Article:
You know that feeling when your skin tingles from hearing a certain song? Well it turns out that getting chills from music holds a significant meaning.
Have you ever heard a certain song, or a piece of music that made your skin tingle, or gave you chills down your spine, or even goosebumps?
For me, it’s a song by Italian pianist Edo Notarloberti.
As Mitchell Colver, currently an education Ph.D. candidate at Utah State University, recently wrote in The Conversation, that feeling is called frisson (though some scientists have called it “skin orgasms”). In part, it can be explained by the science of goose bumps: When mammals get chilly, the muscles around each hair follicle contract to help their body hair stand on end, creating a thicker layer to hold in heat. As we evolved, we lost most of the hair but kept the remnants of this mechanism; the muscles still work the same way, even if there’s no hair there to keep us warm.
Frisson is experienced by approximately 2/3 of the world’s population and “is a sensation somewhat like shivering, and is typically expressed as an overwhelming emotional response.”
A study, carried out by PHD student Matthew Sachs at the University of Southern California, has revealed that people who get chills from music might have structural differences in their brain.
The research studied 20 students, who listened to three to five pieces of music. Ten of the students admitted to feeling shivers, while the other ten didn’t. The researchers then took brain scans of all the participants.
“[The ten who felt shivers] have a higher volume of fibres that connect their auditory cortex to the areas associated with emotional processing, which means the two areas communicate better,” Matthew told Neuroscience News. These ten participants also had a higher prefrontal cortex, which is involved in certain areas of understanding, like interpreting a song’s meaning (Quartz).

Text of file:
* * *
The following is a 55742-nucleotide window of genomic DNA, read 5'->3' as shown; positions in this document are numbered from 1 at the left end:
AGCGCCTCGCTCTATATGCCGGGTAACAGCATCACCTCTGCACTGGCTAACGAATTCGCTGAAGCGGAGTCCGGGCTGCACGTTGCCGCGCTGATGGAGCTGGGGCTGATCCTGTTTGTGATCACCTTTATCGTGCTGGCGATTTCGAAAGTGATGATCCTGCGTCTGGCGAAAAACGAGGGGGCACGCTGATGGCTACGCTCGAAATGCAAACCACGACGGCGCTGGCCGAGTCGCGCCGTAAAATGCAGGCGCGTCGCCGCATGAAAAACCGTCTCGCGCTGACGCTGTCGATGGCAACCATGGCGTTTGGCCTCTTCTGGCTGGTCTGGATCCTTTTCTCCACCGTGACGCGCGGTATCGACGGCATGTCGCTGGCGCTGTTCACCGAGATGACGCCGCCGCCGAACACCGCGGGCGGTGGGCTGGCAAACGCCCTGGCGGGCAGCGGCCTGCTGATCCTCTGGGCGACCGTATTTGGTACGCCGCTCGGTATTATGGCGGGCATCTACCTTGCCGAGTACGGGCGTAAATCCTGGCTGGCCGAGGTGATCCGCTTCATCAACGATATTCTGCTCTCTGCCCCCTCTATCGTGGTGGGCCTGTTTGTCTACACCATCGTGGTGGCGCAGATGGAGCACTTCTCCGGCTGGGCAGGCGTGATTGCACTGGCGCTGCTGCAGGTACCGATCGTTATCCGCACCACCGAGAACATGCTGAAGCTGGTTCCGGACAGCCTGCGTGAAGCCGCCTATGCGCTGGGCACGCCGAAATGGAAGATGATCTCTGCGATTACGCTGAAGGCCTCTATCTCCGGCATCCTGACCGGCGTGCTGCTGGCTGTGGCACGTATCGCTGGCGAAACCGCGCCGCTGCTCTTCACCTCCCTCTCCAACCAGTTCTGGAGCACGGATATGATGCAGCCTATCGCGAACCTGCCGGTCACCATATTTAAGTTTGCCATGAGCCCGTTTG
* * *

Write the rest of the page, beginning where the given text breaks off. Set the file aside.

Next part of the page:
“People who get the chills have an enhanced ability to experience intense emotions,” Sachs said. “Right now, that’s just applied to music because the study focused on the auditory cortex. But it could be studied in different ways down the line,” he pointed out.
The study also found that people who are open to experience – as well as people who have more musical training – are more likely report strong emotional responses.
“We predicted that if a person were more cognitively immersed in a piece of music, then he or she might be more likely to experience frisson as a result of paying closer attention to the stimuli,” Colver wrote.
The participants also completed a personality test, which Colver and his team used to determine an interesting fact: those who experienced frisson possessed a personality trait called “openness to experience.”
“Studies have shown that people who possess this trait have unusually active imaginations, appreciate beauty and nature, seek out new experiences, often reflect deeply on their feelings, and love variety in life,” wrote Colver.
What’s more, is that Colver discovered it’s not solely the emotional side of this personality trait that causes a reaction to music- it’s the cognitive. For example, using your mind to imagine how a song will play out, or creating mental imagery during a song. It’s also a combination of these things and being pleasantly surprised when our expectations are exceeded.
To put it simply: people who completely immerse themselves in music on an intellectual level- those who do much more than merely ‘hear’ it- are more likely to experience the sensation of frisson.